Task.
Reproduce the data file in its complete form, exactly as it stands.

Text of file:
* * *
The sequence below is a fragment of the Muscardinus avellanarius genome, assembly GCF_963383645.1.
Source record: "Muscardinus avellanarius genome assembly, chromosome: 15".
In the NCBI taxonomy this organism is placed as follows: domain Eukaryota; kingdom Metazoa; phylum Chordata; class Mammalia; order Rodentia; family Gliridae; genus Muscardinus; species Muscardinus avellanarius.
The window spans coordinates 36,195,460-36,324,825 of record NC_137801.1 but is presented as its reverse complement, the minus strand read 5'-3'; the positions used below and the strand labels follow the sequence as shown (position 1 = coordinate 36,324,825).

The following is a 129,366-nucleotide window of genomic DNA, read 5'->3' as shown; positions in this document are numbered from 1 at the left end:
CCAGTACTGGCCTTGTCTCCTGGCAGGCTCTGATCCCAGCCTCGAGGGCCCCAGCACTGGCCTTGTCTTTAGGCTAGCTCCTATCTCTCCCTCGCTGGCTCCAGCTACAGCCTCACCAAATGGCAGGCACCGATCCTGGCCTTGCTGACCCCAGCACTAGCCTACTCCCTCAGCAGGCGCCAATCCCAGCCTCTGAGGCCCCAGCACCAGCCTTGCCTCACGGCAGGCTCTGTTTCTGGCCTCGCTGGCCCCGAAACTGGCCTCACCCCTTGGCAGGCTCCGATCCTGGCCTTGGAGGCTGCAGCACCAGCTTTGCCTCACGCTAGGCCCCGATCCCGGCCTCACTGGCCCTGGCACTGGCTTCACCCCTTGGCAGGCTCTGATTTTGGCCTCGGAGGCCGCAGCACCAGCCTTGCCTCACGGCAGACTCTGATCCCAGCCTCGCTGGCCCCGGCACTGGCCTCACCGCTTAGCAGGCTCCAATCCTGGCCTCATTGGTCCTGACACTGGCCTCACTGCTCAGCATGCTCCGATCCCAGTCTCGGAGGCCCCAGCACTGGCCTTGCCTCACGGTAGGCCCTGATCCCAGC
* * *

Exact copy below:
The sequence below is a fragment of the Muscardinus avellanarius genome, assembly GCF_963383645.1.
Source record: "Muscardinus avellanarius genome assembly, chromosome: 15".
In the NCBI taxonomy this organism is placed as follows: domain Eukaryota; kingdom Metazoa; phylum Chordata; class Mammalia; order Rodentia; family Gliridae; genus Muscardinus; species Muscardinus avellanarius.
The window spans coordinates 36,195,460-36,324,825 of record NC_137801.1 but is presented as its reverse complement, the minus strand read 5'-3'; the positions used below and the strand labels follow the sequence as shown (position 1 = coordinate 36,324,825).

The following is a 129,366-nucleotide window of genomic DNA, read 5'->3' as shown; positions in this document are numbered from 1 at the left end:
CCAGTACTGGCCTTGTCTCCTGGCAGGCTCTGATCCCAGCCTCGAGGGCCCCAGCACTGGCCTTGTCTTTAGGCTAGCTCCTATCTCTCCCTCGCTGGCTCCAGCTACAGCCTCACCAAATGGCAGGCACCGATCCTGGCCTTGCTGACCCCAGCACTAGCCTACTCCCTCAGCAGGCGCCAATCCCAGCCTCTGAGGCCCCAGCACCAGCCTTGCCTCACGGCAGGCTCTGTTTCTGGCCTCGCTGGCCCCGAAACTGGCCTCACCCCTTGGCAGGCTCCGATCCTGGCCTTGGAGGCTGCAGCACCAGCTTTGCCTCACGCTAGGCCCCGATCCCGGCCTCACTGGCCCTGGCACTGGCTTCACCCCTTGGCAGGCTCTGATTTTGGCCTCGGAGGCCGCAGCACCAGCCTTGCCTCACGGCAGACTCTGATCCCAGCCTCGCTGGCCCCGGCACTGGCCTCACCGCTTAGCAGGCTCCAATCCTGGCCTCATTGGTCCTGACACTGGCCTCACTGCTCAGCATGCTCCGATCCCAGTCTCGGAGGCCCCAGCACTGGCCTTGCCTCACGGTAGGCCCTGATCCCAGC